Joint Tax Liability and the Innocent Spouse Relief

The modern tax code places liability on both spouses. This means the Internal Revenue Service (IRS) will look at the tax failures of one spouse as a failure on both spouses. The IRS could expect both spouses to pay off the entire amount owed or simply split any owed taxes between the two spouses.

This makes sense as married couples are often financially dependent on one another, but what happens if my spouse failed to pay their or my taxes without me knowing? Unfortunately, we’ve seen too many clients come to us looking for help when their spouse got into financial trouble and failed to consider the liability that would fall into the other spouse’s lap.

Thankfully, the IRS has parameters in place in these cases, specifically “Innocent Spouse Relief.” Some spouses or divorcees find out their spouse was hiding business or other income from them which later results in steep tax liabilities.

If this or another reason has caused you to be held liable for tax debts that simply aren’t your fault or responsibility, you’ll need to file a Form 8857 with the IRS.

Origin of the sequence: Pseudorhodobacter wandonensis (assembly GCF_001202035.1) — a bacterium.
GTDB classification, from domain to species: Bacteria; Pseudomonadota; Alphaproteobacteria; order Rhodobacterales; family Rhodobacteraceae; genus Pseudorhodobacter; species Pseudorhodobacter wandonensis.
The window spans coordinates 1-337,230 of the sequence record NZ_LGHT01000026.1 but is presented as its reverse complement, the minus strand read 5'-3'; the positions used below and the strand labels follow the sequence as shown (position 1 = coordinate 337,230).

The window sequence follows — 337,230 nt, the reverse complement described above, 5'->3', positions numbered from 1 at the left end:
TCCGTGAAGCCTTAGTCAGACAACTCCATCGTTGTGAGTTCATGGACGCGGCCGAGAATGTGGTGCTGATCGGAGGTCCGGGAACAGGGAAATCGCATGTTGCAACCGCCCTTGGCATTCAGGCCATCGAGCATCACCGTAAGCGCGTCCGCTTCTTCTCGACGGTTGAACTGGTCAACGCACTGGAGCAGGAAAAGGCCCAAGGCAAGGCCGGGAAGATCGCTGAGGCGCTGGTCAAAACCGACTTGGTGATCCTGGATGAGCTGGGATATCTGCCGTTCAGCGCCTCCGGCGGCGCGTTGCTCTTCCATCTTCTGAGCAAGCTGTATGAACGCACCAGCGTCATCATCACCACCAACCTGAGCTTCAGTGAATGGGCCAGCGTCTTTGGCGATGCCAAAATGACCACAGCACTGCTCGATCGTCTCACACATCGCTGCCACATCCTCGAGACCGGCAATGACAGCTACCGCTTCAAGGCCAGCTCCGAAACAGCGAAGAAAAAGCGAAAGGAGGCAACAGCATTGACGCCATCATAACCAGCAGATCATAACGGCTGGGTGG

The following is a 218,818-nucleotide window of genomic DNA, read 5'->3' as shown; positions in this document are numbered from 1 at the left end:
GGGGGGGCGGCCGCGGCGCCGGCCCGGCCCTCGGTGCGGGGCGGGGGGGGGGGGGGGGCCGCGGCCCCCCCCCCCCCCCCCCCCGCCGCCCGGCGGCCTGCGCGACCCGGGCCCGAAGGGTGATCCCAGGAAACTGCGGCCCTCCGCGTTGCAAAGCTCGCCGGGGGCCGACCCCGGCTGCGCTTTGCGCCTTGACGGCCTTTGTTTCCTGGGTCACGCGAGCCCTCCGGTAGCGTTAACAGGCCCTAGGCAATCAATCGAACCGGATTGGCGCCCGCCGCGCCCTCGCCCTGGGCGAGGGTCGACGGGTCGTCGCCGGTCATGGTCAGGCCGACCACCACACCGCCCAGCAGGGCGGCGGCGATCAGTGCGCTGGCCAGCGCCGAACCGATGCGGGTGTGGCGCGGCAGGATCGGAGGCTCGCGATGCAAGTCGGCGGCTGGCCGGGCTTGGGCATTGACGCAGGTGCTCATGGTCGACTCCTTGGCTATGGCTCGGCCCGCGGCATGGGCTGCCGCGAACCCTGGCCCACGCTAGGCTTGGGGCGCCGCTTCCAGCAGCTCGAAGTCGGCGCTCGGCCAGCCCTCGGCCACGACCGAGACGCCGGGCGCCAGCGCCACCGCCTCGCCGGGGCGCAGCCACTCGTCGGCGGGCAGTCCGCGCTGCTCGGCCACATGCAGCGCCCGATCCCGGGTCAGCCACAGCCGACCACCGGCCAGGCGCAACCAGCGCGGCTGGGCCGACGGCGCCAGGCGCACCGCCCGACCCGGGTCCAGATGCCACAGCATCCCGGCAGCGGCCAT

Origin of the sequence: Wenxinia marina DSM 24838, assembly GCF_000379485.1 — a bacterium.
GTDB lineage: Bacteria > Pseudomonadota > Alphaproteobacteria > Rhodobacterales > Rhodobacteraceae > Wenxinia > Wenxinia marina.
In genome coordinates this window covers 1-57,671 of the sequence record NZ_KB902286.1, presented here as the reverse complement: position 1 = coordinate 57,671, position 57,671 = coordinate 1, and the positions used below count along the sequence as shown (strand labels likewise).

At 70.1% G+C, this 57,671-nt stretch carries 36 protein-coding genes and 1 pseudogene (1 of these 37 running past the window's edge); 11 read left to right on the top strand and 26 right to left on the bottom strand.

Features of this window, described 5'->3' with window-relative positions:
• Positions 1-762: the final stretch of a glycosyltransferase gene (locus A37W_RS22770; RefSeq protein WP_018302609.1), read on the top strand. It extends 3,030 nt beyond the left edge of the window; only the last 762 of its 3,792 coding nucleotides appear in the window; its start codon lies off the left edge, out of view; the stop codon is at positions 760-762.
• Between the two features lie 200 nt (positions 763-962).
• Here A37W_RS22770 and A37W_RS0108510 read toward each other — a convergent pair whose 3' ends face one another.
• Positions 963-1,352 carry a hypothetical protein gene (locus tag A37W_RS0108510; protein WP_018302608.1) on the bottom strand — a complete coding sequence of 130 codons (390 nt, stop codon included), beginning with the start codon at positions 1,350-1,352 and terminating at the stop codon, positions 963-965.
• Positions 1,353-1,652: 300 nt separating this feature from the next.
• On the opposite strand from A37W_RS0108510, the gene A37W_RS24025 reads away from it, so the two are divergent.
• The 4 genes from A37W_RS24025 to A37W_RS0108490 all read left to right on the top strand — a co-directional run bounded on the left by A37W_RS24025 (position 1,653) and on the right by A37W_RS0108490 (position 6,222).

You will need to file for relief within two years of the IRS initially attempting to collect the unpaid tax debt. The IRS will consider the circumstances to determine if you qualify for this form of relief, including proof of:

  • A jointly-filed tax return
  • Erroneous claims such as income, credits, or deductions on the part of your spouse
  • Proof you signed the return without being aware of the errors

You will likely need to provide information to the IRS about your overall tax education and officials will look at your filing history. For instance, if you’ve frequently filed the taxes on behalf of your spouse or frequently filed your own taxes in the past, you may be less likely to qualify for relief. Other factors such as the length of your separation, total tax liability, widow status, and the current financial circumstances of both spouses will play a role in the final ruling on your request for relief.

Congress has been tweaking the rules surrounding Innocent Spouse Relief since initially passing the Innocent Spouse Act in 1971. These rules could change as the tax years pass, so it’s important to stay up-to-date on any changes.If you believe you qualify for relief and your spouse failed to handle your taxes properly, you’ll need an attorney who can help you clear up issues with the IRS. Attorney Robert V. Boeshaar is your Seattle tax attorney. You can read more about Innocent Spouse Relief in his free e-book on the subject. If you have more than $30,000 in tax debt and you’re ready to resolve your dispute with the IRS, contact us today.

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